Sports tech matters was the highlight in today’s All That Matters Online 2020. The conversations that took place in today’s event focused on a number of areas – what is sports tech, where does it come from, why does it matter, how has the Covid-19 pandemic accelerated sports tech, how is the emerging technologies accelerating this and how can sports organisations, rights holders, federations and brands are going to help drive sports tech.
Travis McDonough, Founder and CEO of Kinduct, an Athlete Management System shared that “everyone is trying to get an advantage, everyone is lean into innovation, capturing all kinds of different species of information, trying to get the upper hand. So there’s an embracement of data elicitation and matrix of all kinds.” Some of things Travis has seen changed in the sports tech space is the “rise of derive matrix that are validated and that have context and meaning behind it so i think that’s certainly something that is a major breakthrough.”
“The other thing is the rise of the athlete saying hey this is my data, i’d like to use the data, protect the data, authenticate it to who i want to when i want to. So you’re starting to see a little bit of a power surge from the team or the league, the agent and athlete themselves. That’s a real unique trend that we’re starting to see. There’s more control from the individual stand point. Those are the two major points that we’re seeing in the athlete space.” McDonough adds.
Speaking on how the WHOOP Strap helped a user detect that he was tested positive for Covid-19, was Kristen Holmes, Vice President Performance Science at WHOOP. She said “We have this great opportunity to use data to see how your health is trending.”
Another insightful topic of conversation was new models for the sports media rights business in Asia-Pacific. In this, Chief Media Officer of Formula E, Aarti Dabas shared “it’s a great time for rights owners to actually realise their business models and talk about where this is headed. It’s really important for rights owners, what used to happen in the past is that you did deals, you handed over all your assets, brands and fans to broadcasters. They did a great job at packaging all your rights.”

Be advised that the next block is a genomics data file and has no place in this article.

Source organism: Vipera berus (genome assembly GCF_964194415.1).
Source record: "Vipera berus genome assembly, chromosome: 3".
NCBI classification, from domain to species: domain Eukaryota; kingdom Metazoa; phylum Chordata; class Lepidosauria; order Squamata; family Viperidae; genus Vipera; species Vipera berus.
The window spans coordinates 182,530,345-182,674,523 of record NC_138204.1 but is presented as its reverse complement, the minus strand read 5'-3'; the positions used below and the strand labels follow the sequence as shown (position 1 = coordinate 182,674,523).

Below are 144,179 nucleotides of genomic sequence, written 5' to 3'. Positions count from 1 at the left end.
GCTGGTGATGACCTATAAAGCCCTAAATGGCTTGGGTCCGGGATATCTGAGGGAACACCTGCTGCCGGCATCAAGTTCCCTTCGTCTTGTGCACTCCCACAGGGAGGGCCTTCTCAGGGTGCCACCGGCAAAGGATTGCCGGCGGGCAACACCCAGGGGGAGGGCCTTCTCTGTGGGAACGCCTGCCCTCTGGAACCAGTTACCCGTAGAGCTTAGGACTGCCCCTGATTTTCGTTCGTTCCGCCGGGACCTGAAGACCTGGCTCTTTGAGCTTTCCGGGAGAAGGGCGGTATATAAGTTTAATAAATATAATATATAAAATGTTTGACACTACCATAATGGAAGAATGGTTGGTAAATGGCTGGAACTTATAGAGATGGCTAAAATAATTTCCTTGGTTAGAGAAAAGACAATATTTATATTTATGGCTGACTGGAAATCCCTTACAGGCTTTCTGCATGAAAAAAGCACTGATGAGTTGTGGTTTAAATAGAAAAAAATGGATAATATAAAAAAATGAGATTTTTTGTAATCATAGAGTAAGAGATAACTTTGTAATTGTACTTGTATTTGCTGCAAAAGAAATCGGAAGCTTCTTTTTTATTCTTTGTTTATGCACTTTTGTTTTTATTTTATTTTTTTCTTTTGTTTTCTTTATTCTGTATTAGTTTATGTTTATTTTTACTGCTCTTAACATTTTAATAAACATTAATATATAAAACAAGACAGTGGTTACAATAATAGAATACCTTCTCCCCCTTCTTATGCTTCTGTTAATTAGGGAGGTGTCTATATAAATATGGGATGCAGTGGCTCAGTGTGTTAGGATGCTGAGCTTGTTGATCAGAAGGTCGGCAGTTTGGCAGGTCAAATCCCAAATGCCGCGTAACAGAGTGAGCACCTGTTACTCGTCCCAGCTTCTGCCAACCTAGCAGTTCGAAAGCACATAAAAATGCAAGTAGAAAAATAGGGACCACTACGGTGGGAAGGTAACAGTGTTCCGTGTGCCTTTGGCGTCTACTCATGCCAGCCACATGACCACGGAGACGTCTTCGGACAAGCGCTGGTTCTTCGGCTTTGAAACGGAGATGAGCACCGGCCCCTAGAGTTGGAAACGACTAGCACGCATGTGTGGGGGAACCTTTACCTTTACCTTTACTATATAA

“In the process, the rights owners never had a direct relationship with the fans and i think now is the time. The direct to consumer relationship is important. The fans are there, they are watching. We have to tap into them and get them back on their screens.”
SVP Head of IMG Media Asia Pacific, Chris McGuiness adds that “There are huge opportunities in investing in specific sports that perhaps proud themselves as being global but is struggling in different parts of the world. Broadly, i think the interest in private equity endorses why sports is attractive. While i’m optimistic, those private equity investors still need a reason in that investment. If i was private equity, i’d definitely look at certain sports to invest in and the whole phenomenon of sports betting is something that is intriguing and will continue to feel growth all over the world.”
OTT: The Democratisation of Online Entertainment – How to Sustain Business Following a Crisis Where OTT Went from Luxury to Necessity, is another conversation that stole the show as well. Media advisor Jennifer Batty posed a question to Jil Go, VP of Globe Telecom on how Covid-19 has changed fan engagement. Jil shared “Global consumers have turned to digital channels. 200 plus increase in terms of installation. E-commerce have seen alot of growth.”
Esther Nguyen, CEO of Pops was asked whether or not she found if people are more engaged in the last couple of months and how she was able to keep her community within the Pops app. She explained, “We didnt really see that big of a peak just because Vietnam and Thailand are already big video consumption markets. We saw alot of overlap between our users going from music to eSports to comic. Thats how we’re bridging the communities together, by overlapping all the contents”.
Needless to say, just from the various exchange in opinions and insights from some of the biggest sports and tech corporations at the event today, the takeaway would be that the relationship between sports and technology will continue to prosper, and at an incredibly rapid speed. So, while users are being spoiled for choices, corporations could well be laughing their way to the bank.